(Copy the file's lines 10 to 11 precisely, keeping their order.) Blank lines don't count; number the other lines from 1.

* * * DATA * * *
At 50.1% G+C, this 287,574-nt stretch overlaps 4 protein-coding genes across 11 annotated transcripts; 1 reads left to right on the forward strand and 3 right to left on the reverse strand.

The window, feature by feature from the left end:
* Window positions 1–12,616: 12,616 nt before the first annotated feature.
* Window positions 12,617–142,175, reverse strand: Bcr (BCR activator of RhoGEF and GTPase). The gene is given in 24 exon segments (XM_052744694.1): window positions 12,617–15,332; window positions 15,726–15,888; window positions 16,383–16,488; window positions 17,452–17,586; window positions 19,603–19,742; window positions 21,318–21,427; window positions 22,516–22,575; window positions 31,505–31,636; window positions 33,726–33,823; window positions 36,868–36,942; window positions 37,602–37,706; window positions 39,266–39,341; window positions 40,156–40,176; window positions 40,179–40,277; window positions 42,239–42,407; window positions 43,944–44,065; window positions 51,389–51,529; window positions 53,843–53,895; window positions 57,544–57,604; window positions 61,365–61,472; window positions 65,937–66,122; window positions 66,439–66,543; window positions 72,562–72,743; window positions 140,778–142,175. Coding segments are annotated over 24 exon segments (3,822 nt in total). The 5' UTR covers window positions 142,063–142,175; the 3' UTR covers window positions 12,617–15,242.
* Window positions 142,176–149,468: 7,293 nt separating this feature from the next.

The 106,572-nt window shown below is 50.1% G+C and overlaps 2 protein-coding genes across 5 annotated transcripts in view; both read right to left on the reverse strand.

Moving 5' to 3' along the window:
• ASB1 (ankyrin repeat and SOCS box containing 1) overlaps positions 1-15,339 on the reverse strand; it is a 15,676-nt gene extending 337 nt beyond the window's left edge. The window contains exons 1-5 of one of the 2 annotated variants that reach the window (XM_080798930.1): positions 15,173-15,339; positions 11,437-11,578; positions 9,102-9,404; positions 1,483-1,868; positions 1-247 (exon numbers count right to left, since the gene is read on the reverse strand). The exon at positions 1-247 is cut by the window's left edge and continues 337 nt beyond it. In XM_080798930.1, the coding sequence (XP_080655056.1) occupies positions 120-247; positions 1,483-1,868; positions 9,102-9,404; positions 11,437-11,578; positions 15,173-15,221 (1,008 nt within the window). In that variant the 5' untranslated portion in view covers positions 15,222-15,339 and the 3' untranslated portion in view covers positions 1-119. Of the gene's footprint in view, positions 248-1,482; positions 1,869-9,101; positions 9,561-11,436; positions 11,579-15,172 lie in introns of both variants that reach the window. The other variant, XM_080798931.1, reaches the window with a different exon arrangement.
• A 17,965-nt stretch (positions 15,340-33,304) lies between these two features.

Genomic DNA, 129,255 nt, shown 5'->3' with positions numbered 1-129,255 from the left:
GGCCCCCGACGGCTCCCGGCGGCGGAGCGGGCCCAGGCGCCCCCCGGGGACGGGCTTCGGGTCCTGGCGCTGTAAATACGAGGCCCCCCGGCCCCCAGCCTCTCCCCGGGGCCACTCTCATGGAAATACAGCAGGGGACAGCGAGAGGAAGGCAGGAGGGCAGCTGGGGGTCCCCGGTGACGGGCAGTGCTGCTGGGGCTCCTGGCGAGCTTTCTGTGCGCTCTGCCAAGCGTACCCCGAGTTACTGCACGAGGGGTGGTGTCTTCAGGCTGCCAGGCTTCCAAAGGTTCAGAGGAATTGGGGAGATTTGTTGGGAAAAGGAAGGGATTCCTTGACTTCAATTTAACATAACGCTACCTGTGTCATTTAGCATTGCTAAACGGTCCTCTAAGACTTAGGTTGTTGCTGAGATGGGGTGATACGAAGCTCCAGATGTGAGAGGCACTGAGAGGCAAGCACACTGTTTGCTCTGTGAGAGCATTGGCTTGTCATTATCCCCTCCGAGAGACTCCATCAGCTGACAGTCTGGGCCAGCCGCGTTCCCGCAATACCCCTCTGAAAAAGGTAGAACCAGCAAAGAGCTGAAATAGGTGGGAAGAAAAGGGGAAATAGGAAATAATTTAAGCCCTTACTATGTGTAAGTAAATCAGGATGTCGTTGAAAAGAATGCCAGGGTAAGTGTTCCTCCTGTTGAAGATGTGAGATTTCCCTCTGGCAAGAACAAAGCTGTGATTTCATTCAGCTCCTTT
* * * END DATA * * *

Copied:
Genomic DNA, 129,255 nt, shown 5'->3' with positions numbered 1-129,255 from the left:
GGCCCCCGACGGCTCCCGGCGGCGGAGCGGGCCCAGGCGCCCCCCGGGGACGGGCTTCGGGTCCTGGCGCTGTAAATACGAGGCCCCCCGGCCCCCAGCCTCTCCCCGGGGCCACTCTCATGGAAATACAGCAGGGGACAGCGAGAGGAAGGCAGGAGGGCAGCTGGGGGTCCCCGGTGACGGGCAGTGCTGCTGGGGCTCCTGGCGAGCTTTCTGTGCGCTCTGCCAAGCGTACCCCGAGTTACTGCACGAGGGGTGGTGTCTTCAGGCTGCCAGGCTTCCAAAGGTTCAGAGGAATTGGGGAGATTTGTTGGGAAAAGGAAGGGATTCCTTGACTTCAATTTAACATAACGCTACCTGTGTCATTTAGCATTGCTAAACGGTCCTCTAAGACTTAGGTTGTTGCTGAGATGGGGTGATACGAAGCTCCAGATGTGAGAGGCACTGAGAGGCAAGCACACTGTTTGCTCTGTGAGAGCATTGGCTTGTCATTATCCCCTCCGAGAGACTCCATCAGCTGACAGTCTGGGCCAGCCGCGTTCCCGCAATACCCCTCTGAAAAAGGTAGAACCAGCAAAGAGCTGAAATAGGTGGGAAGAAAAGGGGAAATAGGAAATAATTTAAGCCCTTACTATGTGTAAGTAAATCAGGATGTCGTTGAAAAGAATGCCAGGGTAAGTGTTCCTCCTGTTGAAGATGTGAGATTTCCCTCTGGCAAGAACAAAGCTGTGATTTCATTCAGCTCCTTT